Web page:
Ashley Ezewuiro, Creator of East Taylor Inc.

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Ashley Ezewuiro, also known as Ace, is the creator of Afrocentric home decor line, EAST TAYLOR. Ace came highly recommended as a MUST FEATURE from our very own Lauren Blodgett. In addition to her beautiful pillows and canvases, we fell in love with the woman behind it all and the story she holds deep. Not only is she the daughter of immigrants, Ace treasures these roots and tells the story in each and every one of her designs. East Taylor prides itself in inclusivity by encouraging anyone to purchase her product despite the theme, yet still educates on the culture it represents. This trailblazer sees the beauty in all things and we invites you to join her.

Ashley, your parents came to America from Nigeria in the late 80’s. Can you describe your world growing up with the “American dream?”.

The concept of the American Dream wasn’t relevant in my house. Not because we didn’t believe in it, but more so because we lived in a Nigerian household. Despite being raised in the U.S, my siblings and I were still immersed in Nigerian culture and traditions. Nigerian parents are very serious about education which is what was instilled in me. Growing up, I was very serious about school and carried a “Naija no dey carry last” mindset which means, Nigerians strive to finish first. As I got older, the saying applied less to my school work and more to my plans of becoming a designer.


This life experience is a huge influence on East Taylor. Can you describe your Afrocentric home decor and accessory line and why it’s important to incorporate your roots?

East Taylor offers home decor such as pillows, curtains, and canvases. Each item is handmade and/or personally designed. Some canvases are designed with Kente cloth while the pillows and curtains are made from African Ankara fabrics. This is where the Afrocentric aspect comes in. Kente print is native to Ghana and Ankara is primarily associated with Africa because of its unique appearance. Despite the specific theme of East Taylor, the line Is for everyone.

As for why it’s important for me to incorporate my roots, it’s a way of paying homage to my parents. The actual company name, East Taylor is the name of the street that I grew up on. It’s where I learned how to sew and it’s where I decided that I’m going to use this skill to do something I love one day. Knowing my parents journey from Nigeria to the US is what inspired me to use East Taylor and incorporate Afrocentric designs. Naming the company after the street I grew up on represents my roots that have grown from the seeds they planted for me and my siblings when they moved to the U.S.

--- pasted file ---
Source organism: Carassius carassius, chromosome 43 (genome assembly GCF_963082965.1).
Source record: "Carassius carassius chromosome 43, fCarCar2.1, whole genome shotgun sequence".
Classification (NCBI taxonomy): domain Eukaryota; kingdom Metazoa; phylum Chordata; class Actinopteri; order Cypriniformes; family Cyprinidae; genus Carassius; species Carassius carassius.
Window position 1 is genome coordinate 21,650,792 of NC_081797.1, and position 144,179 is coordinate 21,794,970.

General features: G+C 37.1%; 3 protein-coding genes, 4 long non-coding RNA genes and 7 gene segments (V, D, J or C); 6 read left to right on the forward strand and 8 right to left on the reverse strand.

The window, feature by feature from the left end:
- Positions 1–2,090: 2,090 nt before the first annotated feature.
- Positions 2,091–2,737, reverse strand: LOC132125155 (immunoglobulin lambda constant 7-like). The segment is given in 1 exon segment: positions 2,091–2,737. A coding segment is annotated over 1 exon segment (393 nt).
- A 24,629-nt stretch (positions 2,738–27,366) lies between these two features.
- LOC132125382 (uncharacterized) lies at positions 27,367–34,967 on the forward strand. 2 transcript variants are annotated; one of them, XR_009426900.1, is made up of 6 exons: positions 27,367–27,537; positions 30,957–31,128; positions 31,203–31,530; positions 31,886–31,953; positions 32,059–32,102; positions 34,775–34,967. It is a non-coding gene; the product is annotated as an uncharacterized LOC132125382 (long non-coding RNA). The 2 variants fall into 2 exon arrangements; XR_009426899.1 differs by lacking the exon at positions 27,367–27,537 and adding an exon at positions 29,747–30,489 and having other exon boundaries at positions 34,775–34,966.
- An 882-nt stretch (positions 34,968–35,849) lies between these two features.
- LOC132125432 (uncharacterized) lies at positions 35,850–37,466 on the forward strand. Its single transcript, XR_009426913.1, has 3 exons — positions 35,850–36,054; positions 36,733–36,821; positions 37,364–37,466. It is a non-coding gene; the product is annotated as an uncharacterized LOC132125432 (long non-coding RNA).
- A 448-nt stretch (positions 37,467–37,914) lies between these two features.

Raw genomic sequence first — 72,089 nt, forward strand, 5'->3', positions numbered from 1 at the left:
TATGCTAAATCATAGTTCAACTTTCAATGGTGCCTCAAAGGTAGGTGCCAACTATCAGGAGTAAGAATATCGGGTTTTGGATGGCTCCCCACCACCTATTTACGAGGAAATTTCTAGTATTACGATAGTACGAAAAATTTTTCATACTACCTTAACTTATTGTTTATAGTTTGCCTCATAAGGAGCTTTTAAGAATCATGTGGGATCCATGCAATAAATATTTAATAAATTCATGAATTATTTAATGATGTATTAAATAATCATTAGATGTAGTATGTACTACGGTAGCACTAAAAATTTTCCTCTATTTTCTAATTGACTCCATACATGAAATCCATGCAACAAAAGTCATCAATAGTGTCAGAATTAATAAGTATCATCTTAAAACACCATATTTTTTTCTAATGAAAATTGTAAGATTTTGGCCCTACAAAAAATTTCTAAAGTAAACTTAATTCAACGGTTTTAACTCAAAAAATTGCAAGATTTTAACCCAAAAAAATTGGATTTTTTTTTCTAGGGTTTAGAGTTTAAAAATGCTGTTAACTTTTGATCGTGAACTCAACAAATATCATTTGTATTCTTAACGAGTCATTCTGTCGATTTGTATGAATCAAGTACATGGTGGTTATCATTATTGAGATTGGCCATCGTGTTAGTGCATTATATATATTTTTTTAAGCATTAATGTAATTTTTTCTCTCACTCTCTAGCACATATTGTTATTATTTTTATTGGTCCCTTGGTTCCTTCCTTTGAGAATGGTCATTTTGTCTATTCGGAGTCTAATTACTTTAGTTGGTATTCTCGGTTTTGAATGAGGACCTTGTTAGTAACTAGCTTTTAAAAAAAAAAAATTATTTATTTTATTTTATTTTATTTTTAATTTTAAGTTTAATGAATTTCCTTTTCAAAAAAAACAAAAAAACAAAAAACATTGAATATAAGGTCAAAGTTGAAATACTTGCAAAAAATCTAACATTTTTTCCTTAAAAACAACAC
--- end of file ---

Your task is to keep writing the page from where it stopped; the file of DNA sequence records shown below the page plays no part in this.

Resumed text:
You officially went LIVE earlier this month. What was launch like? Did you wait for perfection, or do you believe in jumping right in?

The launch was exhilarating and nerve wrecking at the same time. Something that I’ve created, that is so special to me, would finally be accessible to the world. It’s amazing when a vision that starts out in your head becomes real and tangible. It’s as if people are getting a glimpse into my mind. That’s also the nerve wrecking part. At one point I doubted myself thinking ‘I know these are great designs, but what if people don’t like these prints?’ ‘What if they don’t get my vision?’. I found myself having to give myself pep talks and of course the support of my family and friends helped me squash those little voices.

I absolutely waited for my idea of perfection. I wanted to create East Taylor since April 2017. From April to December 2017, I procrastinated a lot. Throughout those months, my mom continued to encourage me more and more to really get the ball rolling so I stepped my game up in mid-January. Every day after working my day job as an accountant, I would go home and grind. I made over 30 pillow cases before I decided they were good enough to sell, worked on curtains, designed canvases, and created the website. Two and a half months later, I launched East Taylor.